Astronomers studying a galaxy 1.1 billion light-years from Earth have found a “storm” in the area of its central supermassive black hole, indicating it may be transforming from an actively star-forming galaxy to a type of galaxy that no longer continues to form stars. The galaxy is called J1430+1339 – also known as the Teacup. The recent observations with the Very Large Array showed that the galaxy has “bubbles” extending from 30,000 to 40,000 light-years on each side of its core, along with smaller jet-like structures, about 2,000 light-years in size. These jet-like structures are located at the position where visible-light observations indicate gas is being accelerated to speeds up to about 1,000 kilometers per second. The astronomers say their discovery provides important insight on how supermassive black holes can have a catastrophic effect on the galaxies in which they reside.
Chris Harrison, the lead-author of the study, from The Centre for Extragalactic Astronomy at Durham University in the U.K., said:
It appears that a supermassive black hole is explosively heating and blasting around the gas in this galaxy and, as a result, is transforming it from an actively star-forming galaxy into one devoid of gas that can no longer form stars.
Two major types of galaxies are spirals, rich in gas and actively forming stars, and ellipticals, gas-poor and with very little star formation. The massive ellipticals, astronomers think, started life as actively star-forming galaxies. Powerful jets and winds of material, powered by supermassive black holes at the galaxies’ centers, are believed to remove or destroy the raw material needed for continued star formation. The Teacup galaxy may be in the midst of that process. Harrison said:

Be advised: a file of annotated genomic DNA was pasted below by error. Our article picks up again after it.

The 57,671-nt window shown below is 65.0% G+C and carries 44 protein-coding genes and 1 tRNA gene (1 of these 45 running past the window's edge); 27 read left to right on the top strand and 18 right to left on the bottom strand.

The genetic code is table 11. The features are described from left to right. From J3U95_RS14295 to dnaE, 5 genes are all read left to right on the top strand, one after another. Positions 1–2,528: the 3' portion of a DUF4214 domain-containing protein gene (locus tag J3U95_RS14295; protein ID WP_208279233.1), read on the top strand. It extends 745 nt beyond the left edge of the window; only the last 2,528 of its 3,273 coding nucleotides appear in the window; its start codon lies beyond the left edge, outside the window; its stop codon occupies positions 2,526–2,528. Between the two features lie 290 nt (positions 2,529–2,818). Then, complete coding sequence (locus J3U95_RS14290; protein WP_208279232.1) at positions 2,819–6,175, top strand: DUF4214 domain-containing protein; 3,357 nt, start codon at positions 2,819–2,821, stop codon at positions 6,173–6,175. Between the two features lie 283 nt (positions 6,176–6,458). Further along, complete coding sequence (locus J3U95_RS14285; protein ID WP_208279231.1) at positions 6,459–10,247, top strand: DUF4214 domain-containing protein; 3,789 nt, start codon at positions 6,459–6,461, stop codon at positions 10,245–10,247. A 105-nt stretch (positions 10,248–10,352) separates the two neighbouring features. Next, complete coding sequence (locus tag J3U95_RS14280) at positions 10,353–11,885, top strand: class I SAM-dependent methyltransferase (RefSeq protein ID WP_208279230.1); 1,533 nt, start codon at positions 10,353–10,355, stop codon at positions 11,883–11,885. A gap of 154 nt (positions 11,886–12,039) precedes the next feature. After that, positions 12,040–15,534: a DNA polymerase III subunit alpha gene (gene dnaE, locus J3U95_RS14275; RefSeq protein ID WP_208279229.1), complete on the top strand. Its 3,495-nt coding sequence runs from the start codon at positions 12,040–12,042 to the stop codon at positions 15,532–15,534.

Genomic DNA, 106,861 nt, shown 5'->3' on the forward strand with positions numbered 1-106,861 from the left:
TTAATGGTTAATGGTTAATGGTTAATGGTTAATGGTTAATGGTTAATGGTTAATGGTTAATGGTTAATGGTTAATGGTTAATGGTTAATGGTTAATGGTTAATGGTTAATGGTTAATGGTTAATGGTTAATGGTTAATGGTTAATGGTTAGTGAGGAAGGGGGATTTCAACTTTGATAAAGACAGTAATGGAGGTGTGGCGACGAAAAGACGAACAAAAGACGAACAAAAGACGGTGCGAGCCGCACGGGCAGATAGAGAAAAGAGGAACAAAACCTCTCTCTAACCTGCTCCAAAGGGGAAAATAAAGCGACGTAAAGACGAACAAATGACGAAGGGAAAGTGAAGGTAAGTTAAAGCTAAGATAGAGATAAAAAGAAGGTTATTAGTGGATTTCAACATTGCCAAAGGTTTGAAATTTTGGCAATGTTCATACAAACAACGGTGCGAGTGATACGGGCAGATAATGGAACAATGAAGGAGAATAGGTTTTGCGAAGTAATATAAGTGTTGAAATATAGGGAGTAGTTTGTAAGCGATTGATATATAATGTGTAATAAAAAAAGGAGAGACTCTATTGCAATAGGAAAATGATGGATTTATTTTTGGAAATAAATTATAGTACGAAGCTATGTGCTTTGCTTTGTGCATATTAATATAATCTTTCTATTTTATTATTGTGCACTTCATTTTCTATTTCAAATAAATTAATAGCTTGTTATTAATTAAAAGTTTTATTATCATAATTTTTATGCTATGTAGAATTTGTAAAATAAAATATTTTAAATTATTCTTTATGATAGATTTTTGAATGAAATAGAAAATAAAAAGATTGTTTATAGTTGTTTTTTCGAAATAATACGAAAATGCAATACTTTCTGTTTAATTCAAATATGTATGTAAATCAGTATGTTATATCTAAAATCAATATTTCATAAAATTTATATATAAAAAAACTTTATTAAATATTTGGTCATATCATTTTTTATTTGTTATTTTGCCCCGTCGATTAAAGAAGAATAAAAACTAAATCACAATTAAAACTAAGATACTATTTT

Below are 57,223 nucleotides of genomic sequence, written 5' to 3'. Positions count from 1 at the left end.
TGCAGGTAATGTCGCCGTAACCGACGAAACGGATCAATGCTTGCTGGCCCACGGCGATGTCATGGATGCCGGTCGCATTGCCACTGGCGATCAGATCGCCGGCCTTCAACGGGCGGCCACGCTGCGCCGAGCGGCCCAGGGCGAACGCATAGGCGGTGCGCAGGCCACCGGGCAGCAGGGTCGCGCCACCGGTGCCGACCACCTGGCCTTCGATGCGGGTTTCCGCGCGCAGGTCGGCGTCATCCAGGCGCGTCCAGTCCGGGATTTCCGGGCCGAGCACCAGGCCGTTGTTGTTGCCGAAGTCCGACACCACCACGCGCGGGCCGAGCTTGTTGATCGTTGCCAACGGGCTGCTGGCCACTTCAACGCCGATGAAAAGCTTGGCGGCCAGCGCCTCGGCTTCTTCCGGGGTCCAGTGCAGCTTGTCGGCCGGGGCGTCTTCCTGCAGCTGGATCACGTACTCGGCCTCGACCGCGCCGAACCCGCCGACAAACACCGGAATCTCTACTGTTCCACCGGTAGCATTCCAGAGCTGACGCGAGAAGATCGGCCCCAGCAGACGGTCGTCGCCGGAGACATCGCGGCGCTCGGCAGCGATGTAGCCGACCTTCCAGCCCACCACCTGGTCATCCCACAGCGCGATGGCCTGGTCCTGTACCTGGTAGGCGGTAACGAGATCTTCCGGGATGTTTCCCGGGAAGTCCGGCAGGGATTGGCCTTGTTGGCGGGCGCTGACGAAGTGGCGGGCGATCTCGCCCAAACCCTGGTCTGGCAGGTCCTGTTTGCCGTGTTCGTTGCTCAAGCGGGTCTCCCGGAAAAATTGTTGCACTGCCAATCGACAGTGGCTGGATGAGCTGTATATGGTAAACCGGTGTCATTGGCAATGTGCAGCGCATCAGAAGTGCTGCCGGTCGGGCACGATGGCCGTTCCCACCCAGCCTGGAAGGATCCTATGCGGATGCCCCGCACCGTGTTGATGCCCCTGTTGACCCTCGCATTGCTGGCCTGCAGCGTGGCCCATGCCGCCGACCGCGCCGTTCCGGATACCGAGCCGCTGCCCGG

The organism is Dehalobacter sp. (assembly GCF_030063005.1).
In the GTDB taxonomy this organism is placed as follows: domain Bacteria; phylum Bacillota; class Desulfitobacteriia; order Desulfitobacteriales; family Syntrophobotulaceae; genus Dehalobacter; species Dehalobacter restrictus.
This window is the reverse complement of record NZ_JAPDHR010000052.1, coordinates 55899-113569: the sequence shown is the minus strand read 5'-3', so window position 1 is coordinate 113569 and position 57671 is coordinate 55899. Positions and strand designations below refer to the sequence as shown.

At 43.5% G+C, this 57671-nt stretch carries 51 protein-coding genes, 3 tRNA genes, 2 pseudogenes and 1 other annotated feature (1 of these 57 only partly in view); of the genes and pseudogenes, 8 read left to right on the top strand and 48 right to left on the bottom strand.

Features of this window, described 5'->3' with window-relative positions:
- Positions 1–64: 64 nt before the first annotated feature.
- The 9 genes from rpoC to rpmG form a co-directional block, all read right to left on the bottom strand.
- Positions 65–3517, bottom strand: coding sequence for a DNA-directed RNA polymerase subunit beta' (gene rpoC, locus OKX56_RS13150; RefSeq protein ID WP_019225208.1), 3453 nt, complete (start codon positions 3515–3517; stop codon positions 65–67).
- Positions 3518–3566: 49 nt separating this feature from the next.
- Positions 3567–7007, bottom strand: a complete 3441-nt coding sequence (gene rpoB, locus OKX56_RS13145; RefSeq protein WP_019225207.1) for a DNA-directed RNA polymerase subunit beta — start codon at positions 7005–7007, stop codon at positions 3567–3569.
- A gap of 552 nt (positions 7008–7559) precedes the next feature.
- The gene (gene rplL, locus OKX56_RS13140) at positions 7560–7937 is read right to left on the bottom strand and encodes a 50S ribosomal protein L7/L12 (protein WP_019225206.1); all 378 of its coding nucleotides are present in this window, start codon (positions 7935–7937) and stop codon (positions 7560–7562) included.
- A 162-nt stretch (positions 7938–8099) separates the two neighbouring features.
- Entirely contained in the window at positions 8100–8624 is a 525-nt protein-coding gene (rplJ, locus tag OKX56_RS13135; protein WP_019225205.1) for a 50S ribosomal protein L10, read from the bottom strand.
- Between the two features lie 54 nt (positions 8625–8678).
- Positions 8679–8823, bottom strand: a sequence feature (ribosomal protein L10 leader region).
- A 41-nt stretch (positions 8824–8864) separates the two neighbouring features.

For many years, we’ve seen direct evidence of this happening in galaxies that are extremely bright when viewed through radio telescopes. These, rare, radio-bright galaxies harbor powerful jets, launched at the black hole, that plow into the surrounding gas.
However, to understand how all of galaxies in our universe formed, we needed to know if these same processes occur in less extreme galaxies that better represent the majority. This was the focus of our study.
Alasdair Thomson, another Durham astronomer involved in the study, said:
These radio observations have revealed that the central black hole is whipping up a storm at the center of this galaxy, by launching powerful jets that are accelerating the gas in the host galaxy and are colliding with the gas on larger scales. This is the same kind of powerful process we’d previously seen in rare, extremely radio-luminous galaxies. The incredible capabilities of the VLA have allowed us to discover that these processes can occur in the more-common, radio-faint galaxies, as long as you look hard enough.
This storm in the Teacup means that the jet-driven process in which a black hole is removing or destroying star-forming material may be much more typical than we knew before, and could be a crucial piece in the puzzle of understanding how the galaxies we see around us were formed.
Follow-on observations with NASA’s Hubble Space Telescope also revealed evidence that the Teacup has the appearance of a elliptical-type galaxy, but is surrounded by gas that suggests it is still in the process of transforming from a star-forming galaxy. Meanwhile, Harrison and his collaborators now have observed eight more such objects with the VLA and are analyzing their data to see if the others show similar characteristics.
Bottom line: New observations of a galaxy called the Teacup – aka J1430+1339 – suggest a process at the galaxy’s core in which jets from a central supermassive black hole are gradually destroying the galaxy’s ability to form new stars.
Deborah Byrd created the EarthSky radio series in 1991 and founded EarthSky.org in 1994. Today, she serves as Editor-in-Chief of this website. She has won a galaxy of awards from the broadcasting and science communities, including having an asteroid named 3505 Byrd in her honor. A science communicator and educator since 1976, Byrd believes in science as a force for good in the world and a vital tool for the 21st century. "Being an EarthSky editor is like hosting a big global party for cool nature-lovers," she says.